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Zardari, Obama to Meet Amid Strained Ties

Pakistani President Asif Ali Zardari was to meet President Obama in Washington on Friday in an effort to bridge continuing differences between Washington and its key south Asian ally over how to stabilize Afghanistan.

Zardari travelled to Washington to attend a memorial service for the late Ambassador Richard Holbrooke, who died while serving as Mr. Obama's senior envoy to the Afghanistan-Pakistan region.

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Months of disagreement between the two countries over the pace of Pakistan's effort to target hardcore Islamic militants on its side of the Pakistan-Afghanistan border have become a significant irritant in U.S.-Pakistan relations.

Most notably, Pakistan has refused to launch a major offensive against militants in the country's restive North Waziristan region, along the Afghan border, citing reasons related to its domestic security interests.

"A campaign in North Waziristan would be suicidal for Pakistan," one Pakistani security official tells CBS News on condition of anonymity. "There would be bloody reprisals in the shape of terrorist attacks targeting our main cities."

For the U.S., however, a North Waziristan offensive would represent a strong symbol of the Pakistani government's commitment to fighting extremists on its own soil - a clear message to the West, and its own citizens, that even senior Islamic hardliners with ties to the country's security services won't be tolerated.

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U.S. officials have long pointed to North Waziristan as a haven for militants to regroup and train and then launch routine attacks across the border into Afghanistan, usually aimed at Western and Afghan forces.

Though Zardari is Pakistan's head of state, he does not wield more than token control over the country's powerful army, which has ruled Pakistan for more than half its existence as an independent state, and remains the key arbiter on matters related to security policy.

Equally alarming for the U.S. are recent signs that the resolve of Zardari and his ruling Pakistan People's Party (PPP) to confront Islamic extremists in the country's mainstream politics could be faltering. There are also concerns in the West that the government has failed to undertake vital economic reforms, considered necessary for overall stability.

Events leading up to and following the January 4 assassination of Salman Taseer, the influential governor of Pakistan's largest Punjab province and a personal friend of Zardari's, have exposed the government to criticism over its weakening stance.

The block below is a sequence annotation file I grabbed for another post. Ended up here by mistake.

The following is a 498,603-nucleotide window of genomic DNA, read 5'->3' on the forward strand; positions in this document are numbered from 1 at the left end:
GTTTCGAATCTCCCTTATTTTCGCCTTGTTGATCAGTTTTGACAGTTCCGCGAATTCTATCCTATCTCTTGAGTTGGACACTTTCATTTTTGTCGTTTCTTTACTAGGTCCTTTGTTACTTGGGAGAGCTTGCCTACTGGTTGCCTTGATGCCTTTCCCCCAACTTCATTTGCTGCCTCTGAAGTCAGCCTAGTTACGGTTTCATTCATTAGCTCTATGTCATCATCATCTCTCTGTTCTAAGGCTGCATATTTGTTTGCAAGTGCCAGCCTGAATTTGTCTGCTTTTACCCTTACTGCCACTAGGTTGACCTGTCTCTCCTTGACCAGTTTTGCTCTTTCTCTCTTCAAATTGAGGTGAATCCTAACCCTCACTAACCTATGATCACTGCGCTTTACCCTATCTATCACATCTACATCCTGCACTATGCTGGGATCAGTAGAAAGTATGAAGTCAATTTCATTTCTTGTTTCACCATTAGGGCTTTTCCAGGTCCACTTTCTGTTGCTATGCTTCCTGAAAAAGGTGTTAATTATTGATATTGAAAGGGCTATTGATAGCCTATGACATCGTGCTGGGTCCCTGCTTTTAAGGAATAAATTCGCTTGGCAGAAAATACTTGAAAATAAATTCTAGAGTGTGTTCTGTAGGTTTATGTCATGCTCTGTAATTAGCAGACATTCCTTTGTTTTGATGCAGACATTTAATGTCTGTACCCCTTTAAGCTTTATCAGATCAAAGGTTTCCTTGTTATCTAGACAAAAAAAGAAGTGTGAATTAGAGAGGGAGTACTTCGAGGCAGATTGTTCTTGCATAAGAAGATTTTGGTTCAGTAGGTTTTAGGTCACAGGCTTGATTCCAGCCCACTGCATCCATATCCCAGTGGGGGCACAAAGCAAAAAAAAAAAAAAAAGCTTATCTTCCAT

Taseer was killed by one of his personal bodyguards who said later he was seeking revenge for the politician's criticism of Pakistan's controversial Islamic blasphemy laws. Human rights groups complain the blasphemy laws in their present form are vague and have at times been used to target people on flimsy evidence.

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The case of Asiya Bibi, a Christian woman charged with blasphemy and sentenced to death in Pakistan, has divided the nation.

"It is important for people to stand up and be counted. Otherwise, this will unfortunately become an increasingly difficult situation for personal freedoms," the late Taseer told CBS News in an interview last year.

Taseer's public defense of Bibi enraged hardcore Islamists who sought his dismissal from the governor's seat. Before and after Taseer's death, Zardari's government has said repeatedly it has no intention to change or amend the blasphemy laws. But critics warn that by taking this position, the ruling political structure has only yielded further to pressure from radical elements of society.

"I think this debate is not just about blasphemy itself. It is more about the way the application of the law has to be discussed, debated and the controversy has to be resolved," Saeed Jamal, a lawyer who visited the site of Taseer's assassination, told CBS News. "The government has not even managed to move that much to consider how the law is applied in Pakistan."

On the economic side, Pakistan's government is wracked in debt and continues to function thanks to massive infusions of foreign aid money - including a promised $7.5 billion infusion from U.S. tax payers over the next five years.

The U.S. remains concerned over the continued failure to broaden the tax net in a country where less than one percent of the population of 180 million pays any income tax. Yet, PPP leaders rebut the criticism by arguing that painful economic reforms at this time, when internal politics remains uncertain and security conditions are challenging, risks creating a powerful anti-government backlash on streets across Pakistan.

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